Reservoirs below average levels as secondary water shuts off in Northern Utah

Northern Utah News

(ABC4) – On Monday, residents in five northern Utah counties will have their secondary water shut off. This is about a month earlier than usual and is due to the drought. The Weber Basin Water Conservancy District tells ABC4 this winter will play a big part in next summer’s irrigation.

According to Assistant General Manager Jonathan Parry, water reserves are low across the entire Weber Basin Water Conservancy District. Secondary water will be shut off on September 20 to prepare for next year.

“Leaving this irrigation season and entering next year’s with an average storage in that 15 to 20 percent (range), and that is our drinking water supply. That is what we’ve got reserved and ready to go into next year,” Parry explains.

To put that into perspective, Parry says on a normal year the irrigation season ends with an average water storage with water levels around 50 percent capacity across the district’s reservoirs.

“It’s going to take some time to recover. Typically we’ve got a two-year water supply in the Weber Basin drainage in the form of our reservoir storage,” Parry explains. “So we’ve been eating into this storage for the past 18, 24 months, so it’s a two-year supply and we’re two years into a drought. We’d expect these reservoirs to be pretty low.”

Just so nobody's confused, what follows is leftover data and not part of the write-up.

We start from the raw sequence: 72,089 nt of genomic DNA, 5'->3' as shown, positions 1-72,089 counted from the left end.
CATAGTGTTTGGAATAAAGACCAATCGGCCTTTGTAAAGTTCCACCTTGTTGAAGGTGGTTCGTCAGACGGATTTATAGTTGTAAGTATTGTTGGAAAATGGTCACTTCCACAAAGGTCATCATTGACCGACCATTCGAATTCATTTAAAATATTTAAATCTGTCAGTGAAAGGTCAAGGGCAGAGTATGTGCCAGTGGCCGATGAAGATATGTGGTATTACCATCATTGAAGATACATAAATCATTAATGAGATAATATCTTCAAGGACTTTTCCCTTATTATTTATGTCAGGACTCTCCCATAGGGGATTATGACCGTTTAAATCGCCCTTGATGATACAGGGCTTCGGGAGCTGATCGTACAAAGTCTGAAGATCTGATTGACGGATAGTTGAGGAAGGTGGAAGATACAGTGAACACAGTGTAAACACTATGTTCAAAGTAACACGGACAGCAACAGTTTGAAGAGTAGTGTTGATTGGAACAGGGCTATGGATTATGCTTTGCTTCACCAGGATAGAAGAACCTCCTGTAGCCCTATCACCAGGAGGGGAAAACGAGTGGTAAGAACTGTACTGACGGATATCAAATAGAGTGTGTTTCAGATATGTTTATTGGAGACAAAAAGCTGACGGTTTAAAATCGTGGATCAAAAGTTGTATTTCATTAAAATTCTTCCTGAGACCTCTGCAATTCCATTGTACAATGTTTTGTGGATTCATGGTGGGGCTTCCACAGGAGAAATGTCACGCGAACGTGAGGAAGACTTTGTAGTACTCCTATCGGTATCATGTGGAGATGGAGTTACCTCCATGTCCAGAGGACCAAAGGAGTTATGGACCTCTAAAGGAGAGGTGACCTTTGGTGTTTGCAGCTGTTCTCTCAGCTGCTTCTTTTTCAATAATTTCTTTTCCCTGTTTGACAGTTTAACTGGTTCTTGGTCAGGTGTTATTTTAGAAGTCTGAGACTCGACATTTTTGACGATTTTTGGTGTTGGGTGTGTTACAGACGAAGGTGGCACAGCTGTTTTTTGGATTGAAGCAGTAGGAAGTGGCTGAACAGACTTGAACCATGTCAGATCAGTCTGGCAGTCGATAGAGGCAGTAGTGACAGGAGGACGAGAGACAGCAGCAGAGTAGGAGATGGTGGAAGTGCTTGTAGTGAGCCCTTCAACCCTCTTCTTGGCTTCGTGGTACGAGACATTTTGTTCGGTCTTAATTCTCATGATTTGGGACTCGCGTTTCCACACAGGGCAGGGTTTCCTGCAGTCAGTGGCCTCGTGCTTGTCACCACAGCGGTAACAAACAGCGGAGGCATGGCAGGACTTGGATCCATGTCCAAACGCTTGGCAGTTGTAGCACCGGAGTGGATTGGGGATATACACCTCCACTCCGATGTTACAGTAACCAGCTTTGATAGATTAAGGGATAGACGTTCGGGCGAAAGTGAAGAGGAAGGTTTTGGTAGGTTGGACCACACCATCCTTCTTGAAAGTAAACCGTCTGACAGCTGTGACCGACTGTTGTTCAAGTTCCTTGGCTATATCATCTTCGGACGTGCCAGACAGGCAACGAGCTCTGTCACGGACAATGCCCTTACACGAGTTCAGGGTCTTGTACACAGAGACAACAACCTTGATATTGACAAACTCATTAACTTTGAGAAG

Parry says although water storage is lower than a typical year, it’s not all bad news. The conservancy district planned to shut off the secondary water in West Haven on Sept. 1. However, late-summer rains and the residents’ commitment to conservation allowed that date to be pushed back to September 20 to match the other cities. Parry says West Haven residents used around 170,000,000 gallons less this year compared to the average of the last four years.

As the summer is coming to an end, the conservancy district is looking ahead.

“We do need a pretty aggressive, above-average (winter) to get us starting to recover from these drought conditions,” Parry says.

Parry explains that high soil moisture during the fall plus an early freeze would help create better runoff from the snowpack. This will all affect next summer’s irrigation opportunities.

“It’s too early to say what the restrictions would be but short of some sort of banner year where we get way above what we typically do on average, I would expect some restrictions to be in place,” Parry states.

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